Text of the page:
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Brent Pope: Irish must develop a really ruthless streak


Jonathan Sexton. Picture: Stephen McCarthy/SPORTSFILE

Jonathan Sexton. Picture: Stephen McCarthy/SPORTSFILE


Jonathan Sexton. Picture: Stephen McCarthy/SPORTSFILE

Years ago as coach to a Leinster 'A' side I witnessed something special. A young, raw centre from Blackrock College would emerge as one of the greatest rugby players of all time - Brian O Driscoll.

Some years later while watching a St Mary's College club game I also witnessed another similar type of player, this time just out of school.

The player looked too tall and too gangly to me especially for a 10, but despite that he had what that Blackrock centre possessed years before, amazing natural talent.

That gangly youngster has now emerged as possibly the best outhalf in world rugby - Johnny Sexton.

With Dan Carter struggling to regain the wonderful fruits of his youth, and more than likely set to retire after next year's World Cup, it is now the Irish outhalf who would wear the No 10 jersey in most rugby pundits current World XV.


This week Sexton was shortlisted for the IRB World Player of the year award - the only player from this side of the equator to do so, and there is a great chance of him winning the prestigious award, something even O'Driscoll did not achieve.

Ireland has been blessed with quality players in this pivotal position over many decades, and in their prime, players like Jackie Kyle, Tony Ward, Paul Dean, Ollie Campbell, Ronan O'Gara and now Sexton would have felt at home in any All Black or South African side.

And while young Springbok Andre Pollard will be a world star in the future, how South Africa would have loved Sexton's control and tactical kicking abilities last weekend.

Sexton's use of the boot both from the tee and out of hand was first class in its orchestration, often pinning the Springbok back-three into the corners.

But Sexton is more than just a kicker; it is his defence, leadership, self-belief, bravery and calm under pressure that has propelled him to become one of the most influential players in the world. The fact that the Racing Metro kingpin returns to Leinster next year must have delighted his old Leinster coach Joe Schmidt.

Schmidt will now have Sexton (pictured, left) all to himself in a World Cup year and that is vital to Ireland's chances.

When I first landed on these shores nearly 25 years ago and without being arrogant, only Irish hooker Keith Wood could probably have laid claim to a start in a World XV, and even then he would have had to crawl over World Cup winners Sean Fitzpatrick and Phil Kearns but it shows just how far Irish rugby has progressed.

Today pencil in the names of Sexton, Conor Murray, Paul O'Connell, Jamie Heaslip, Rob Kearney, Seán O'Brien, Cian Healy and perhaps Peter O'Mahoney as players that would push for selection on any World XV selection.

Sexton and Murray have become one of the best 9-10 combinations in the game and when you throw in Heaslip at No 8, you have three wonderful decision-makers in the most important axis in the game.

Last week we saw Ireland defeat South Africa and the win was as much about intelligent rugby as it was passion.

For years we had witnessed Ireland's passion in big games, where Ireland literally threw the 'kitchen sink' at the opposition for as long as they could.

Morale victories were plenty, but actual ones few.

Last week was different, Ireland outsmarted South Africa, and they had a superior game-plan combined with passion. This weekend Schmidt must add clinical to that list.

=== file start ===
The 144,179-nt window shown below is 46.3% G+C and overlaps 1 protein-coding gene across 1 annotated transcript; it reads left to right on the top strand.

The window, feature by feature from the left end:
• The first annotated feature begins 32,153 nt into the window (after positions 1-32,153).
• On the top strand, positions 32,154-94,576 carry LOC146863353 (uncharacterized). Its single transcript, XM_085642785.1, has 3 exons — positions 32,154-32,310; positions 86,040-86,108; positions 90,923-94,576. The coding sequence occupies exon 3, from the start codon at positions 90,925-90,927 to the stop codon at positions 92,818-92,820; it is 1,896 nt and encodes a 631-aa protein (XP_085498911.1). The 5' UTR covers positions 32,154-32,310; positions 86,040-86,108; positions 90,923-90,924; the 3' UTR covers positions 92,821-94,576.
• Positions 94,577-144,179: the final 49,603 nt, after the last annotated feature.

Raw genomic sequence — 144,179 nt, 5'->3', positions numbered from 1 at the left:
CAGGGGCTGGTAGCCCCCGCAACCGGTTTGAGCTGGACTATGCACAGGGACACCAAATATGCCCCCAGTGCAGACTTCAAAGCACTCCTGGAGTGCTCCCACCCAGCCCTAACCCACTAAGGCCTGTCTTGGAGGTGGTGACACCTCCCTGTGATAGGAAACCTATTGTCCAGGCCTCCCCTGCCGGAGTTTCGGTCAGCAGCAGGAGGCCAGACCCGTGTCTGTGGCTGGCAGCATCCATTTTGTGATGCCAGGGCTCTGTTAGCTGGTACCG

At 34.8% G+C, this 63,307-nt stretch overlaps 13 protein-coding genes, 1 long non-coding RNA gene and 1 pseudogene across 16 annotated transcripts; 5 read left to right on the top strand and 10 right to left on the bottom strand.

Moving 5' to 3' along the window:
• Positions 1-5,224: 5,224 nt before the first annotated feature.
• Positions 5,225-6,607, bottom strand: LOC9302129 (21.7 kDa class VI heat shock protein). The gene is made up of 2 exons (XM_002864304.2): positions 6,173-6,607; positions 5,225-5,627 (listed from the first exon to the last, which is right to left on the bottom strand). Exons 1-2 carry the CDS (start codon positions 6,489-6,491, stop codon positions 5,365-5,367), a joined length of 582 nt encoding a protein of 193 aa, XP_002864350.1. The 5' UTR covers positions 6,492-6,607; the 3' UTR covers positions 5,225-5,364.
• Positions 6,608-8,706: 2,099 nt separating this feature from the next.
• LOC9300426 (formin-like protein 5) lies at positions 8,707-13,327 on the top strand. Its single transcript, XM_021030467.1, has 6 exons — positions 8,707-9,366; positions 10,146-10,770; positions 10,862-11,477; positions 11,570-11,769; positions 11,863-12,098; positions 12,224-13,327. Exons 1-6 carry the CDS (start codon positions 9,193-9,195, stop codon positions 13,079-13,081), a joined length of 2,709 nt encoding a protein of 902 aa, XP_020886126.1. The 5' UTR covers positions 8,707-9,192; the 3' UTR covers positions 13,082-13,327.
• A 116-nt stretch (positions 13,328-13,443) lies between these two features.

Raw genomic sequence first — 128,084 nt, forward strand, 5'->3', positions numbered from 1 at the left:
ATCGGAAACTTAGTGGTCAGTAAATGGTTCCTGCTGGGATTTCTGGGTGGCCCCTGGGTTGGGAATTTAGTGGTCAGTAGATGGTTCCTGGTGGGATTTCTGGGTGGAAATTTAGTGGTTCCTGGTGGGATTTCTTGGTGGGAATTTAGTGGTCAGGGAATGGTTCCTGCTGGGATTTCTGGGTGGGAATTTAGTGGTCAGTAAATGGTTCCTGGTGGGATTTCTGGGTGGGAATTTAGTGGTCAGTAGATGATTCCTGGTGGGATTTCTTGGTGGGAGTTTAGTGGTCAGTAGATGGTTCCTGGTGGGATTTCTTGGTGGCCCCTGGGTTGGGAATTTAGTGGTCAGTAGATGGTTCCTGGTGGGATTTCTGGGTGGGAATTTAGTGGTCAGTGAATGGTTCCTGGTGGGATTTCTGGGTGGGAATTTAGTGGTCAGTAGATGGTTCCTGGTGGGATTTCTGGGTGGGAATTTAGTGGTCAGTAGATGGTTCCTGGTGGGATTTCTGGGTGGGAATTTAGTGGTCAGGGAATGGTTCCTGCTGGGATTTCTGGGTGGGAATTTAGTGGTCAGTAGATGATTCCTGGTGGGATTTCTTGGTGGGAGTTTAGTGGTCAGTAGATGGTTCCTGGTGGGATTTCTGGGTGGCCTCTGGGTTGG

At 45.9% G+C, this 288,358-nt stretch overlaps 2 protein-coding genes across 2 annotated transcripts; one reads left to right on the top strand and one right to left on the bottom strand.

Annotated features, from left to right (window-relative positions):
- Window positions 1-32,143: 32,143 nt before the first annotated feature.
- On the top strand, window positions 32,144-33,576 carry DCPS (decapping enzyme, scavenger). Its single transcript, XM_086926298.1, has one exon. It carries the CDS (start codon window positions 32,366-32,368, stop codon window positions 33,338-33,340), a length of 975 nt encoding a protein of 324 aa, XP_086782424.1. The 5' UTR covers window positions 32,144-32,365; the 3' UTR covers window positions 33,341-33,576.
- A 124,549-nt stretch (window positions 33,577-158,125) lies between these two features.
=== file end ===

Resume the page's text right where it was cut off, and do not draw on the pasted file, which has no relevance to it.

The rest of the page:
Under Schmidt Ireland has now set a very high barrier for themselves, for years Ireland could pull out one-off performances but they struggled to be consistent, but since his arrival this Irish team should have beaten New Zealand, won a Six Nations Championship including a win in Paris and they have now defeated a Springbok side at full strength.

This weekend against Georgia Ireland must prove that they are more ruthless and clinical than before.

For years Ireland felt the pressure of raised expectations, the favourite tag did not sit well with them and they struggled to put lesser teams to the sword.

Consequently teams like Fiji, Samoa, Canada and others would come to Ireland and stay in matches far longer than they probably deserved too.

We can all remember watching the 2007 World Cup through our hands as the brave Georgians laid serge to Ireland's line in a game they could and should have actually won.

Schmidt is not so forgiving as previous Irish coaches, he will want whatever Irish team that he selects this weekend to put the 'pedal to the metal' he will expect Ireland to give the opposition respect, but in reality a whipping.

Two weeks ago we heard from the USA Eagles how far they have come in the professional game and at times they played well against New Zealand in the most unlikely of rugby cities, Chicago.

New Zealand weathered the storm then simply tour them apart. That was often what spelt the difference between New Zealand and other countries including Ireland - they were ruthless.

Just because it was the USA and just because they were expected to win, the All Blacks treat all games as being equal, Ireland must do the same.

Obviously this is a great chance for Schmidt to look at his various combinations, after all he will field his best team against Australia and into the next Six Nations Championship, it is also a chance for fringe players to impress their coach, and like with Andrew Trimble last year, Schmidt picks on form and an ability to train and not on reputation.

If the current bad weather continues expect the visitors to be strong up front but lack the flair outwide, what we expect from Ireland is to be ruthless.


Sexton and Murray have become one of the best 9-10 combinations and when you throw in Heaslip at No 8, you have three wonderful decision-makers in the most important axis.